This process is a bit of a hassle since I had Strava running in two separate browser tabs: one for the activity, the other for the route, which I had to compare using short-term memory. Better would have been to be able to superpose the activity and the route Perhaps Strava can add this feature.
But although it was more time consuming than it seemed it should have been, this worked very well, with one exception. At one point the ride had me do another short out-and-back, one which I resisted but which was enough to cause the Garmin Edge 500 to indicate an "off-route error". The reason is I'd been slightly sloppy in putting down a constraint node, dropping it at a random position in a town. This turned out to be off the main route through the town, so route finder was forced to do a little out-and-back to hit the constraint point, which are strict.
Later in the ride I was riding on a very nice path along a river. Suddenly the Garmin sent me across a bridge to the other side, where I rode on a narrow grade-seaparated combination bike path-sidewalk. The path I'd been on had been much nicer, but I concluded there must have been a good reason it had put me here. It turned out the only reason is I'd dropped a constraint node on this side of the river, rather than the nicer opposite bank I'd originally been on.
Both of these mistakes point out an additional step which should be done in route design: reoptimize the constraint points based on the route. Had I reviewed the route details proximate to the constraint nodes I would have seen the little out-and-back stub and the premature crossing of the river. One way to minimize these issues would be to put the constraint nodes in areas of relatively less ambiguity. So if I need to ride a long, isolated road into a town, put the constraint node on that road rather than in the town itself. Then the route builder can design an optimal path through the town rather than limiting itself to what may be an uneducated node placement.
Of course key on constraint placement is to not over-constrain. It may be tempting to plop down constraint points every km but it simply makes no sense. For a loop, you need the start point, the end point, and just enough points to have it track the loop and in the desired direction. Two or three additional points is probably enough.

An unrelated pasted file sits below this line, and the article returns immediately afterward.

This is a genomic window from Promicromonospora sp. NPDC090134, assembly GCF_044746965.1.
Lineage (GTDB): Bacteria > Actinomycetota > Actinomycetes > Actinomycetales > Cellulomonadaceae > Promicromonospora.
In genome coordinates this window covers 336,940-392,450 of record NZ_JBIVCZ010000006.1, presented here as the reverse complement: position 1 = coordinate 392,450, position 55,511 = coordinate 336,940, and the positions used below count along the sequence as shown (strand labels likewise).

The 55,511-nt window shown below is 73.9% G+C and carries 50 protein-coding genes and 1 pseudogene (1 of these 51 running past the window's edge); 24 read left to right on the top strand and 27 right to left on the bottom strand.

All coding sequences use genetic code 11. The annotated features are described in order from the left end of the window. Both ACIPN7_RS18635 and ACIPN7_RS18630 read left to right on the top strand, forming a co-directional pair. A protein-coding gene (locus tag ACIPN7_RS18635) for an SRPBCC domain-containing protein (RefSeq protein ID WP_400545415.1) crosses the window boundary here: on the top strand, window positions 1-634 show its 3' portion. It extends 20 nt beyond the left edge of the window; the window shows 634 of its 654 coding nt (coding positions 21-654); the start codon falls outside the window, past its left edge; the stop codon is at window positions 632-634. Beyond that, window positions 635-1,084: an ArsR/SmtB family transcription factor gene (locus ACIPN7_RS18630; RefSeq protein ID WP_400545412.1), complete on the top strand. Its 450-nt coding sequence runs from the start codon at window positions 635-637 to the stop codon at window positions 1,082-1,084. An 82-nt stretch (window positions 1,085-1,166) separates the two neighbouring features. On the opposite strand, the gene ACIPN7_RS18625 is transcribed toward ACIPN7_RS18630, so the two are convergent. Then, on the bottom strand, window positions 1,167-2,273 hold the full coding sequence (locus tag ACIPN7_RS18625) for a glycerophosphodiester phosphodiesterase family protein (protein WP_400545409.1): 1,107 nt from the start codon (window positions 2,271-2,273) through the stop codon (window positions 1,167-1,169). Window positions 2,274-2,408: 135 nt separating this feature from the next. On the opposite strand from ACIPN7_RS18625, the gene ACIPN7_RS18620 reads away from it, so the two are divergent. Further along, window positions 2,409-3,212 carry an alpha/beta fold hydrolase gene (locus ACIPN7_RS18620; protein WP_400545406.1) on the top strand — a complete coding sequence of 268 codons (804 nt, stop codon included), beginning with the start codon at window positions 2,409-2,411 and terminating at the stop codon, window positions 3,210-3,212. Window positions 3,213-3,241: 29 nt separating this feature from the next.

There is still the issue of dirt paths, which I'll described in the next section. So make sure to check the route for anomalous "short-cuts" before committing.
One more piece of learning I'd realized: don't put the start point too close to home. In my case there's a lot of street complexity near the apartment. If I put the start point and finish point right there, it restricts me to a single route out and back. I prefer a bit more improvisational freedom. So I instead start with the point right at the apartment, define the route, then move the start and finish points out a bit to provide me a bit of breathing room. For example, if I wanted to ride to a local shop to get some food or perhaps a bike shop to pump up my tires first, this meant I didn't need to return exactly to the start point to stop the Garmin from complaining. So instead I put the point along that initially defined route in a place which is relatively unambiguous, where I'll probably want to go even with a minor diversion near the route start or finish.
Generating a route with the GUI without a reference activity
Next I decided to skip the part where I use an existing activity for reference. I wanted to ride La Grande Ballon, a category 1 climb which has been used (at least among its multiple variations) in the Tour de France, most recently this year. So for this, I put the start point at home, a second point on the Grand Ballon summit (or what appeared to be the summit), and a third point at the Mulhouse ("mul-HOOSE") Gare where I planned to catch a train back home. Then as I just described moved the start and finish points a bit away from the apartment to give me a bit more flexibiltiy in start and end ride behavior.
This turned into a great ride. But, as always, there were a few issues.